Every year brings with it new laws and rules to govern our land. This year is no different. For a quick rundown of all the changes made to the government code, these are some things that you may want to jot down. No doubt your clients are going to be looking to you to figure out what to do. Staying abreast of new laws can avoid any mistakes made in defense. With the help from the Seattle department of health, here is a list of all the news laws that will go into enforcement this New Year. Some will have a small impact while others will impact everyone, knowing the difference can help you best help your clients.
PTSD now a condition for Worker’s Compensation in Manitoba
The province of Manitoba will begin to classify PTSD as a viable work-related illness. The diagnosis of post-traumatic stress syndrome will allow people to collect worker’s benefits. The exceptions, however, will only be made for those in industries that predispose workers to stress such as first responders and firefighters. Nurses and other retail employees will not have the same allowances for PTSD.
British Columbia’s Premiums will go up
Health care premiums in British Columbia will be going up as of the new year. Rising by one percent, changes were made to balance the budget.
An income tax decrease for middle class citizens
The promise of a tax decrease for the middle class and a tax hike for top earners has come to fruition. Taking effect on January first of this year, the tax rate will decrease to 20.5%, a whole one and a half percent down from last year, for all tax earners in the $45,282 to $90,563 bracket. Accordingly, the rate on the top earners, $200,000 plus, will go to 33% up from 29% from last year. That means more than 319 thousand Canadian citizens will see a raise in their taxes for the fiscal year 2016.
TFSA dollar limit
Tax-free savings accounts will decrease the limit from ten thousand to $5,500, and it will also not be indexed according to inflation, all part of the new Liberal budget in Canada.
Hydro bills will include nuclear plant fees in Ontario
Residents of Ontario will not be subjected to a fee for nuclear plant operations. Five dollars and sixty cents will be deducted from residents’ bills because they will no longer be liable to pay for the cost of non-operational nuclear plants. New businesses will not be exempt from fees, however.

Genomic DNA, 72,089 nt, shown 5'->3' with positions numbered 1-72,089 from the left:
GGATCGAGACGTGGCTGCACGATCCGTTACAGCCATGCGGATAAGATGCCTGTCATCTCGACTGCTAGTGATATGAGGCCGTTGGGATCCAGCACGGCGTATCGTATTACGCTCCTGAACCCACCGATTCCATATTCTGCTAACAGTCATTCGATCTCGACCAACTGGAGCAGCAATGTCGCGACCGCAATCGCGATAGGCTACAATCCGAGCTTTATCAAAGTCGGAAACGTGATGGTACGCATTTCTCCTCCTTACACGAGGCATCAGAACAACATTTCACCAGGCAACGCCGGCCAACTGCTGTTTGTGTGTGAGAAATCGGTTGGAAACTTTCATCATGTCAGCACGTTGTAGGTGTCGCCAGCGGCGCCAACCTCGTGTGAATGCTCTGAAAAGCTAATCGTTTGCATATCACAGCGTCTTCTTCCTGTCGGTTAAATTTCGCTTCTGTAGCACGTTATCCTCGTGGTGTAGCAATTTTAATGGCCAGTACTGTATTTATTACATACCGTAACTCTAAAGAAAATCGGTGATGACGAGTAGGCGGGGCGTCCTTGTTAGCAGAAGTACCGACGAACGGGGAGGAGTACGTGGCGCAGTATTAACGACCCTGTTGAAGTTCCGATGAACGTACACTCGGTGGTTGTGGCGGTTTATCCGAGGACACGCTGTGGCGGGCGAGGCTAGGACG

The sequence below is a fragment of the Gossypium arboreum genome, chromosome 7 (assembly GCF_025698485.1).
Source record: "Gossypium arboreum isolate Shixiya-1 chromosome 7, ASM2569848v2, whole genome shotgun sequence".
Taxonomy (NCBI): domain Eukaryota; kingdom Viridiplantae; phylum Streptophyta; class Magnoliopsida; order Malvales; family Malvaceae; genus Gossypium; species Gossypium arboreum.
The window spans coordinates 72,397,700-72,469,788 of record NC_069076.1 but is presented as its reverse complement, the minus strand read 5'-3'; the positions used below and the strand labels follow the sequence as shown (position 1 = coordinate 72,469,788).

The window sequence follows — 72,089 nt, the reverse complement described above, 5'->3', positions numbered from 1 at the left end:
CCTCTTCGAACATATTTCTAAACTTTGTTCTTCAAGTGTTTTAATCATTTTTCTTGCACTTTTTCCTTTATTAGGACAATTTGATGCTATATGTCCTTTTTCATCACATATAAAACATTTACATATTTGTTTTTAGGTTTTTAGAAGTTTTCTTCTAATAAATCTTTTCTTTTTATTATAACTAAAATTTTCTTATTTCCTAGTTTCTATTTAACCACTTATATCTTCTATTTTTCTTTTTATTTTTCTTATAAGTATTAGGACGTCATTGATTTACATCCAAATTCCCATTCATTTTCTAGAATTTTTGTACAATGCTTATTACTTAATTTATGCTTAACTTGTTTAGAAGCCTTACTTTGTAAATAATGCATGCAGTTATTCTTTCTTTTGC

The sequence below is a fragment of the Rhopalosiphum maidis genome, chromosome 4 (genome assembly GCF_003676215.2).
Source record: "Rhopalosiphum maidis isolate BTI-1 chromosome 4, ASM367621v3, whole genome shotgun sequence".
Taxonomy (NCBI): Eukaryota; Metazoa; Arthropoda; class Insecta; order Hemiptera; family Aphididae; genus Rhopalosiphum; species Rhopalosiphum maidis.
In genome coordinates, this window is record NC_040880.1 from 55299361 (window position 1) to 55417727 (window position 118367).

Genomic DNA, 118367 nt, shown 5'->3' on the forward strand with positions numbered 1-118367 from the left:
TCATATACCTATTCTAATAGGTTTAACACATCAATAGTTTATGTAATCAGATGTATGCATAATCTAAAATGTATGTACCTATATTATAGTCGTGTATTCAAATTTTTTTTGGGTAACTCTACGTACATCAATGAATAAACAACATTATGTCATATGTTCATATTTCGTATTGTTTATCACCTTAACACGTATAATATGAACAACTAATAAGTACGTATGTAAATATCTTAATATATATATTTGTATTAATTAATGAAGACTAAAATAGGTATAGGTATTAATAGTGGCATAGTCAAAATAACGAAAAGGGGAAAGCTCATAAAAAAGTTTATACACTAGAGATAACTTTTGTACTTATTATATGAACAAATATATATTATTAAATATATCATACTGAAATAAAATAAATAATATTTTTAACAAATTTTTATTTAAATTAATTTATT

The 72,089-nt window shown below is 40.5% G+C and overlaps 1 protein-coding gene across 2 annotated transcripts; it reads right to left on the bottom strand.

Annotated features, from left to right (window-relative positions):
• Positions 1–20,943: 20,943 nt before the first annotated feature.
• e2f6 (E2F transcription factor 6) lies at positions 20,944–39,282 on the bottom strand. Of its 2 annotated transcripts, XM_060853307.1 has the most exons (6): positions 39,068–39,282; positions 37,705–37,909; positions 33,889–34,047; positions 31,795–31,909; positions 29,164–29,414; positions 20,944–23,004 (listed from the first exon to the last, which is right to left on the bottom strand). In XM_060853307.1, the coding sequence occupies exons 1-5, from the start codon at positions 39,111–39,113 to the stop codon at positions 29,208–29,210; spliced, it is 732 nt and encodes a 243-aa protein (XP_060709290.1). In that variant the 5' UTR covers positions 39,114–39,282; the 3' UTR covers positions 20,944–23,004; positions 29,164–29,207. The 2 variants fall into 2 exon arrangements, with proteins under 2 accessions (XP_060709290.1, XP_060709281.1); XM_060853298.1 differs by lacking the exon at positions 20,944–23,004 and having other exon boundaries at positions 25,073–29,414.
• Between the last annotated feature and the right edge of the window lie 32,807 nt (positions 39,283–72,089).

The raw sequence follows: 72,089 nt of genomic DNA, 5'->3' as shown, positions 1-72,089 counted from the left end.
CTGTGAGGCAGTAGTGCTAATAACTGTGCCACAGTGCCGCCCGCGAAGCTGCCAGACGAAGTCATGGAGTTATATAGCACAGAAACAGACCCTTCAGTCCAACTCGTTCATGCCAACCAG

No more flavored tobacco will be sold in New Brunswick
Citizens under the age of nineteen will no longer be able to purchase e-cigarette and e-juices in the province of New Brunswick. In addition, the government will ban the sales of flavored tobacco including menthol in the same region.
A tax break for Ontario
Insurance companies will have to offer some form of discount to Ontario drivers who purchase and install new tires for winter. According to the government, those who buy new tires to be safe on the road should be allowed to get a tax break for doing so.
Easing the burdens of student debt
As of January 1st, the Canada Student Loan Program will not be able to cut back the support to working students. They can’t penalize those who work and earn over $100 or more a week as they did in the fiscal year 2015.
Appropriate dress required of cabbies in Quebec
Starting January first, cab drivers in Montreal will have to follow along specific dress code guidelines or face fines. A new law that was approved by the City Council states that cab drivers must wear either pants or shorts of dark color and a shirt with a collar in white when they are performing their cab duties. The reason for the change? Cabbies are needing to compete with new alternatives like Uber, and the best way to do so is to hone in on customer service that starts with new dress code regulations across the board.
A lot of new changes are being made to both the financials of Canadian citizens and to daily habits of life. Being abreast of these changes can ensure that things go much more smoothly both for you personally and professionally, in the year 2016.